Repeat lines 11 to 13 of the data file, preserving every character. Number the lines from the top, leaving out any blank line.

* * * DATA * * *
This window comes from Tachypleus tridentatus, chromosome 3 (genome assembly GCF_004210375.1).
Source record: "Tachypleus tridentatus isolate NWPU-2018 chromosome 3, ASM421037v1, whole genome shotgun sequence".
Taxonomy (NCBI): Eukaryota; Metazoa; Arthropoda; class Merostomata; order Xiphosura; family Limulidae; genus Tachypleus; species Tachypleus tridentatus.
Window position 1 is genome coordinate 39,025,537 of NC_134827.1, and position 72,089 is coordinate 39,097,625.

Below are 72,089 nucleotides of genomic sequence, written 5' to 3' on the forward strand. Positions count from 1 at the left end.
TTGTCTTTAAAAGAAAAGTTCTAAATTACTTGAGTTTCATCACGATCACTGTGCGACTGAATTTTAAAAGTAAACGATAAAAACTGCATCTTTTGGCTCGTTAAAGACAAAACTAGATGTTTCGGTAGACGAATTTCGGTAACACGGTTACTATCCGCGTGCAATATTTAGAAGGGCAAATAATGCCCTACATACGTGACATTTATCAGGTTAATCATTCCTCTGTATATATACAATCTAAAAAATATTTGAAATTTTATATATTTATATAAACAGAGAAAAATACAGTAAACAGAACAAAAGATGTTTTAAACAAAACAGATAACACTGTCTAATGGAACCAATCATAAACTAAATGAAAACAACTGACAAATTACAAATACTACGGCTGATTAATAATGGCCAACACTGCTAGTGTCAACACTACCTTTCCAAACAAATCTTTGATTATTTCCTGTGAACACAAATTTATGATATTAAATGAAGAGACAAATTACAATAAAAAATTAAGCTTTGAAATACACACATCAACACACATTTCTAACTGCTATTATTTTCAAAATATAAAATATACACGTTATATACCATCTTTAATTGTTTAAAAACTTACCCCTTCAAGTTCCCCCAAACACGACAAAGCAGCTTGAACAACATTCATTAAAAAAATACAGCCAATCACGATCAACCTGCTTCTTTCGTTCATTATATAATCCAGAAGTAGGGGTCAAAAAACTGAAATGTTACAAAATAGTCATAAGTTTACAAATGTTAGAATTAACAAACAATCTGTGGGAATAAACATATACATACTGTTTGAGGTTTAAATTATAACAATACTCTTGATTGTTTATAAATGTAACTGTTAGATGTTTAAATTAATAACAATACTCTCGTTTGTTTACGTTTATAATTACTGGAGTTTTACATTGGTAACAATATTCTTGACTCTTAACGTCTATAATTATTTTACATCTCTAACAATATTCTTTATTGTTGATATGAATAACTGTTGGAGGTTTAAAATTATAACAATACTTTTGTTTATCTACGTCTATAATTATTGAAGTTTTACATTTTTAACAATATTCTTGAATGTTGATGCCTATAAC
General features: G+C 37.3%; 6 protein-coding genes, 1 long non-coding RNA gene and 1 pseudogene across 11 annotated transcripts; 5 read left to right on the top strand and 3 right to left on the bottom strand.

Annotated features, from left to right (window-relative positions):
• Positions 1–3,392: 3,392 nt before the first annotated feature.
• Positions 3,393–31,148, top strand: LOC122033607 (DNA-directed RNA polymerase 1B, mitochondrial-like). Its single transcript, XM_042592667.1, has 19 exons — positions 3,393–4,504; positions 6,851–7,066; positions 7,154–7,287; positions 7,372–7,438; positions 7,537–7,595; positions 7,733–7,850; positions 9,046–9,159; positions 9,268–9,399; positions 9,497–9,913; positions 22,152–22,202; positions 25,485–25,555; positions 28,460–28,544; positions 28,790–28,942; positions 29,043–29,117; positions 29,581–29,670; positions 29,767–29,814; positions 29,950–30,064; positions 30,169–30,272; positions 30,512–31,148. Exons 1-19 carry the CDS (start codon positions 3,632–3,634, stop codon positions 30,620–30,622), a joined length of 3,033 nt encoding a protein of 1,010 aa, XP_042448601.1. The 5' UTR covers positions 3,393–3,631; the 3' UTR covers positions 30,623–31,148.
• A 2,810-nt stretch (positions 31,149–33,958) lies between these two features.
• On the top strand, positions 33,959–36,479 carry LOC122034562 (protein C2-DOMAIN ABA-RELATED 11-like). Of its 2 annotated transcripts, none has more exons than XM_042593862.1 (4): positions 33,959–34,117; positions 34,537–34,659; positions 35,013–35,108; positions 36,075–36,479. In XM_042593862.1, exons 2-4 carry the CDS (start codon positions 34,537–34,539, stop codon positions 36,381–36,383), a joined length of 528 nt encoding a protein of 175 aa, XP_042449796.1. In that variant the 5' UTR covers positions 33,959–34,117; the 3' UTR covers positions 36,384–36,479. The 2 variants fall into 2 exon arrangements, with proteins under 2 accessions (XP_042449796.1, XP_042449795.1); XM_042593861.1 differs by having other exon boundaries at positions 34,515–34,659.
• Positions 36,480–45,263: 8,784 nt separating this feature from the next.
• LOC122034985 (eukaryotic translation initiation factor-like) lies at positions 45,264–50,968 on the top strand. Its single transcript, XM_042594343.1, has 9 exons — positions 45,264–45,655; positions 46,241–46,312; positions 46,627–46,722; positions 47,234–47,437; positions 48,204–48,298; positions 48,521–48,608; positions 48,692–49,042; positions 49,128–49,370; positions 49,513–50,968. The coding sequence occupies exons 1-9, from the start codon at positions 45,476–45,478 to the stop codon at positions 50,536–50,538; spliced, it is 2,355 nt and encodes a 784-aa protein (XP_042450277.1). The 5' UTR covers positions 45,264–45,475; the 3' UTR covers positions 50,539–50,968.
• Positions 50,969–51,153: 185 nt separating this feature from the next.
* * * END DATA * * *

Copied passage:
• A 2,810-nt stretch (positions 31,149–33,958) lies between these two features.
• On the top strand, positions 33,959–36,479 carry LOC122034562 (protein C2-DOMAIN ABA-RELATED 11-like). Of its 2 annotated transcripts, none has more exons than XM_042593862.1 (4): positions 33,959–34,117; positions 34,537–34,659; positions 35,013–35,108; positions 36,075–36,479. In XM_042593862.1, exons 2-4 carry the CDS (start codon positions 34,537–34,539, stop codon positions 36,381–36,383), a joined length of 528 nt encoding a protein of 175 aa, XP_042449796.1. In that variant the 5' UTR covers positions 33,959–34,117; the 3' UTR covers positions 36,384–36,479. The 2 variants fall into 2 exon arrangements, with proteins under 2 accessions (XP_042449796.1, XP_042449795.1); XM_042593861.1 differs by having other exon boundaries at positions 34,515–34,659.
• Positions 36,480–45,263: 8,784 nt separating this feature from the next.